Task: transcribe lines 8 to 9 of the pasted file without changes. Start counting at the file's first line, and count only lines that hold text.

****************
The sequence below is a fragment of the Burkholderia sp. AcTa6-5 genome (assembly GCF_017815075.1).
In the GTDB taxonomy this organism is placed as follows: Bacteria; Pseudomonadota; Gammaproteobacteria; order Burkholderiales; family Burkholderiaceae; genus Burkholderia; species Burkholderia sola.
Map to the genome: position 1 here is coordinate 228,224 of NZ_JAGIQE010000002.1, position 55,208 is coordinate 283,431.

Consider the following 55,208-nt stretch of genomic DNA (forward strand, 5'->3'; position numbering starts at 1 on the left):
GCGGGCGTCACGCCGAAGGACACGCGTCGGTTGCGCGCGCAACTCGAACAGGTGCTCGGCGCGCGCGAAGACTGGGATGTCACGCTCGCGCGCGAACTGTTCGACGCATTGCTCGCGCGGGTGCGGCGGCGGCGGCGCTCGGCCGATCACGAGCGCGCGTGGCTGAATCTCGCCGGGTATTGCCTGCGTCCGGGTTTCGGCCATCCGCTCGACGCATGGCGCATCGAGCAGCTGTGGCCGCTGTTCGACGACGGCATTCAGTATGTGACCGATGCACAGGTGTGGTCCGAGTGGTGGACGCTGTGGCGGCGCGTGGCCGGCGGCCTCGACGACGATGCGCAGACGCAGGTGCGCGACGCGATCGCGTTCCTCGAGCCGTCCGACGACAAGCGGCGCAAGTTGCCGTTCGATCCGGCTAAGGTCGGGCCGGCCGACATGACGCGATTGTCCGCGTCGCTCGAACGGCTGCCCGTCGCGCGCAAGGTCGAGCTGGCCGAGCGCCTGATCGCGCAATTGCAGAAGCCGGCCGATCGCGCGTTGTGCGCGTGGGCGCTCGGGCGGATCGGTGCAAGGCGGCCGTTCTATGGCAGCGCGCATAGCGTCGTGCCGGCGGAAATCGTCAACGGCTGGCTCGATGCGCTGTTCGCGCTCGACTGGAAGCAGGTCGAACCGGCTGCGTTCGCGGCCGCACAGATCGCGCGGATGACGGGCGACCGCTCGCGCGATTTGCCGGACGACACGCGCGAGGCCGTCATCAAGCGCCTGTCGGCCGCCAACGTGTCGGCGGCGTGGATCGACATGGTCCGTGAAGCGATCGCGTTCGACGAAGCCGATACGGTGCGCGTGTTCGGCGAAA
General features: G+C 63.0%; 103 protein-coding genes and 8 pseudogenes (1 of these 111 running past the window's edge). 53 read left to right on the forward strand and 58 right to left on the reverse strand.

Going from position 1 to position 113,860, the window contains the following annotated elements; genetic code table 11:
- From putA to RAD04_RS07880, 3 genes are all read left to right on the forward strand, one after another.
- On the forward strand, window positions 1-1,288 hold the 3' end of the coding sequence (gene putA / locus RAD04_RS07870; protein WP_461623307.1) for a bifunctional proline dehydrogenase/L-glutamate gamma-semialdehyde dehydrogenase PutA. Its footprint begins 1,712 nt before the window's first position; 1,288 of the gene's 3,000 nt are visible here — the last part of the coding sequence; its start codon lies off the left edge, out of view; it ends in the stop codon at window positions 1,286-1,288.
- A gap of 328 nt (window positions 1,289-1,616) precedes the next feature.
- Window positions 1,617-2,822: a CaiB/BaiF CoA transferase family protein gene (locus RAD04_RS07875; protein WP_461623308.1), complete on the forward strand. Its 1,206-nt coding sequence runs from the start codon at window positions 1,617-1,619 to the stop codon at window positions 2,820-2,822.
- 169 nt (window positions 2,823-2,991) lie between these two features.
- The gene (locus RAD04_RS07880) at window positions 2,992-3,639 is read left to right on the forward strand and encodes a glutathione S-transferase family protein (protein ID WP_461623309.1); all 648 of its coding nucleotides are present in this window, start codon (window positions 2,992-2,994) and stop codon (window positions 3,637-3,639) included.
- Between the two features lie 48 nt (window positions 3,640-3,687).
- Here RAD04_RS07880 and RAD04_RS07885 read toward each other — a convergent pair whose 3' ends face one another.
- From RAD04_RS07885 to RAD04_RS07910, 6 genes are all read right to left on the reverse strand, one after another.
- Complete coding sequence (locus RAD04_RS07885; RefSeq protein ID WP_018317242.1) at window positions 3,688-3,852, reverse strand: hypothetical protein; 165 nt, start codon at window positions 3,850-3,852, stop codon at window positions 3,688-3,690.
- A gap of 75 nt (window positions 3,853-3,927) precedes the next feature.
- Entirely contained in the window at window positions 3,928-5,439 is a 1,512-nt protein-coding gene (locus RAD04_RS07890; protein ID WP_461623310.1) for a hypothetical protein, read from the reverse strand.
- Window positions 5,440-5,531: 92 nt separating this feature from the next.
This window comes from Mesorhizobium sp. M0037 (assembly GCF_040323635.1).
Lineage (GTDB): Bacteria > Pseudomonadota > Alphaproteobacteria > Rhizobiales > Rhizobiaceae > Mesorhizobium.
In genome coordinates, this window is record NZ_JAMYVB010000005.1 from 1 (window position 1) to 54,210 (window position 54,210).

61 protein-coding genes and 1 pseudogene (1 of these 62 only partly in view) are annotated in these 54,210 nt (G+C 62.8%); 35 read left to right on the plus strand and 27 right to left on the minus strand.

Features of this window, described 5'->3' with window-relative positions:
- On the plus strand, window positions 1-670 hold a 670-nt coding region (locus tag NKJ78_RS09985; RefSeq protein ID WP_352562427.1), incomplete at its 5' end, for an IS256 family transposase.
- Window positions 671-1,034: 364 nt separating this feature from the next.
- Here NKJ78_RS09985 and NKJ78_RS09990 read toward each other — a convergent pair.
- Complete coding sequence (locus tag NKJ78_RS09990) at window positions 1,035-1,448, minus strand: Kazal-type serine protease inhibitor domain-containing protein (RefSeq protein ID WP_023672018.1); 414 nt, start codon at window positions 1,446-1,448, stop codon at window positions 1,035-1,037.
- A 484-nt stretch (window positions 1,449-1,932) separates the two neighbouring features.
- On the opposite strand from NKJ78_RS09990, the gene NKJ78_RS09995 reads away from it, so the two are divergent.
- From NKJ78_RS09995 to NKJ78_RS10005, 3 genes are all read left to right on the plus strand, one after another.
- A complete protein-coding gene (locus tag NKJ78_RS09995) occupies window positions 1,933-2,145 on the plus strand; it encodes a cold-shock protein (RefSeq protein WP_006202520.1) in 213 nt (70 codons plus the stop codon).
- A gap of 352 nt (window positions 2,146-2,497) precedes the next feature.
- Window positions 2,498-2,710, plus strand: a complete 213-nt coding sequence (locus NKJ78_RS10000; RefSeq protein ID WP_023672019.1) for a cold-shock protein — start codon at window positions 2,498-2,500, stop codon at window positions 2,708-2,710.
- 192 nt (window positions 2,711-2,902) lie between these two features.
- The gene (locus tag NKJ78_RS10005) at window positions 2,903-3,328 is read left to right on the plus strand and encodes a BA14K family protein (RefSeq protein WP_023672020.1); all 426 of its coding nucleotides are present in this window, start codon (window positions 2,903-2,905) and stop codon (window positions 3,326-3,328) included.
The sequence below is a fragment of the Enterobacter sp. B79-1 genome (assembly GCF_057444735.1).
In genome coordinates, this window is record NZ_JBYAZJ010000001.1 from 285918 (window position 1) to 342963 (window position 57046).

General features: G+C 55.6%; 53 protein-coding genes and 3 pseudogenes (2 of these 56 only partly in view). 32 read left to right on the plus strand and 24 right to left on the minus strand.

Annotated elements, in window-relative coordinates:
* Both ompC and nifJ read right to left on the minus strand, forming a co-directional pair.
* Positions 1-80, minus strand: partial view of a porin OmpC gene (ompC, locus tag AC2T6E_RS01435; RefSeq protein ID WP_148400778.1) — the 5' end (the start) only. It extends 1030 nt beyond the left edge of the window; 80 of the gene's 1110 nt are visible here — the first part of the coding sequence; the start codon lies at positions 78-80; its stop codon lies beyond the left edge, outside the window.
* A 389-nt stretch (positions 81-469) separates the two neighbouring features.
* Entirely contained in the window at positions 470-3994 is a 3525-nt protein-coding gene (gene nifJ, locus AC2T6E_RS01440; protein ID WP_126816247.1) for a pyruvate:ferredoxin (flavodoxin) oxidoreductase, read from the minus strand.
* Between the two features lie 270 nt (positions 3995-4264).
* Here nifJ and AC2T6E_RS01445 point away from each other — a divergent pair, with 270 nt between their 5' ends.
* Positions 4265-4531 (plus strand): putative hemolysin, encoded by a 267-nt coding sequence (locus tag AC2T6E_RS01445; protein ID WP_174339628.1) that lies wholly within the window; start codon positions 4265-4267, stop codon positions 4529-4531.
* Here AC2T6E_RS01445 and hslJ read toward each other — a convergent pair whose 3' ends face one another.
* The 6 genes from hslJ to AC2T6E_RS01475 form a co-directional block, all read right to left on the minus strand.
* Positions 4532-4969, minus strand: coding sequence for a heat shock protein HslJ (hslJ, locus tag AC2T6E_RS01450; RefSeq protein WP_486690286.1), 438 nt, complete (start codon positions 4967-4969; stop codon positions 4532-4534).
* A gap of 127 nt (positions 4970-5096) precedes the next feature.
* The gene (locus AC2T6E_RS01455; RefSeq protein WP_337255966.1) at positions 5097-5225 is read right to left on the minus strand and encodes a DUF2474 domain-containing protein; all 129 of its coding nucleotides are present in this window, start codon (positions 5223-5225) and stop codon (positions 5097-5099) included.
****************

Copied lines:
- From putA to RAD04_RS07880, 3 genes are all read left to right on the forward strand, one after another.
- On the forward strand, window positions 1-1,288 hold the 3' end of the coding sequence (gene putA / locus RAD04_RS07870; protein WP_461623307.1) for a bifunctional proline dehydrogenase/L-glutamate gamma-semialdehyde dehydrogenase PutA. Its footprint begins 1,712 nt before the window's first position; 1,288 of the gene's 3,000 nt are visible here — the last part of the coding sequence; its start codon lies off the left edge, out of view; it ends in the stop codon at window positions 1,286-1,288.